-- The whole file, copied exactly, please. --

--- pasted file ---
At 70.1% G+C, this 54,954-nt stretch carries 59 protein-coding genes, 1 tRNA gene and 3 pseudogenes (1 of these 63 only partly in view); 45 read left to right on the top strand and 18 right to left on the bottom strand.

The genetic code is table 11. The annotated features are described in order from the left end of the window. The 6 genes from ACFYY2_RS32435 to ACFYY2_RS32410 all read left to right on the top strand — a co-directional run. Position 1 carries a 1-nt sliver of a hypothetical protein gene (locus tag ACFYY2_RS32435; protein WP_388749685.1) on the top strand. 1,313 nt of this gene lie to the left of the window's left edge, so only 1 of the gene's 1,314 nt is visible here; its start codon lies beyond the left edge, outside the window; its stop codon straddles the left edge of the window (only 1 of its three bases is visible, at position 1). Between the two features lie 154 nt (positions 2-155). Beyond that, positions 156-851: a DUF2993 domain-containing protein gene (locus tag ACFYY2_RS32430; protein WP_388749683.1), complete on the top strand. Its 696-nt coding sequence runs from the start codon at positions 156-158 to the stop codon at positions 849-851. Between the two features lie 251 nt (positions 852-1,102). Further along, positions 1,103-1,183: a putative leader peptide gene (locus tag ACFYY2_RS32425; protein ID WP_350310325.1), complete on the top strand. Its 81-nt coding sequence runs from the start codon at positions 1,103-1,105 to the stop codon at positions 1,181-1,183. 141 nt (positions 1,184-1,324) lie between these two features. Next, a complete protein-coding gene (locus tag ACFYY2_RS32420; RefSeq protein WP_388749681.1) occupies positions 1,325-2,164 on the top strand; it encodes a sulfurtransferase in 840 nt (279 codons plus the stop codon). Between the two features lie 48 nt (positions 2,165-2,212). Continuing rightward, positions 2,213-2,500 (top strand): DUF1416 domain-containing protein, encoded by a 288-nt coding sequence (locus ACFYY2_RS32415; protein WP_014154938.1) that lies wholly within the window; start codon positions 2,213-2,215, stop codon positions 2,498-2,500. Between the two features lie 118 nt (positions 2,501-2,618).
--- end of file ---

At 70.1% G+C, this 54,954-nt stretch carries 59 protein-coding genes, 1 tRNA gene and 3 pseudogenes (1 of these 63 only partly in view); 45 read left to right on the top strand and 18 right to left on the bottom strand.

The genetic code is table 11. The annotated features are described in order from the left end of the window. The 6 genes from ACFYY2_RS32435 to ACFYY2_RS32410 all read left to right on the top strand — a co-directional run. Position 1 carries a 1-nt sliver of a hypothetical protein gene (locus tag ACFYY2_RS32435; protein WP_388749685.1) on the top strand. 1,313 nt of this gene lie to the left of the window's left edge, so only 1 of the gene's 1,314 nt is visible here; its start codon lies beyond the left edge, outside the window; its stop codon straddles the left edge of the window (only 1 of its three bases is visible, at position 1). Between the two features lie 154 nt (positions 2-155). Beyond that, positions 156-851: a DUF2993 domain-containing protein gene (locus tag ACFYY2_RS32430; protein WP_388749683.1), complete on the top strand. Its 696-nt coding sequence runs from the start codon at positions 156-158 to the stop codon at positions 849-851. Between the two features lie 251 nt (positions 852-1,102). Further along, positions 1,103-1,183: a putative leader peptide gene (locus tag ACFYY2_RS32425; protein ID WP_350310325.1), complete on the top strand. Its 81-nt coding sequence runs from the start codon at positions 1,103-1,105 to the stop codon at positions 1,181-1,183. 141 nt (positions 1,184-1,324) lie between these two features. Next, a complete protein-coding gene (locus tag ACFYY2_RS32420; RefSeq protein WP_388749681.1) occupies positions 1,325-2,164 on the top strand; it encodes a sulfurtransferase in 840 nt (279 codons plus the stop codon). Between the two features lie 48 nt (positions 2,165-2,212). Continuing rightward, positions 2,213-2,500 (top strand): DUF1416 domain-containing protein, encoded by a 288-nt coding sequence (locus ACFYY2_RS32415; protein WP_014154938.1) that lies wholly within the window; start codon positions 2,213-2,215, stop codon positions 2,498-2,500. Between the two features lie 118 nt (positions 2,501-2,618).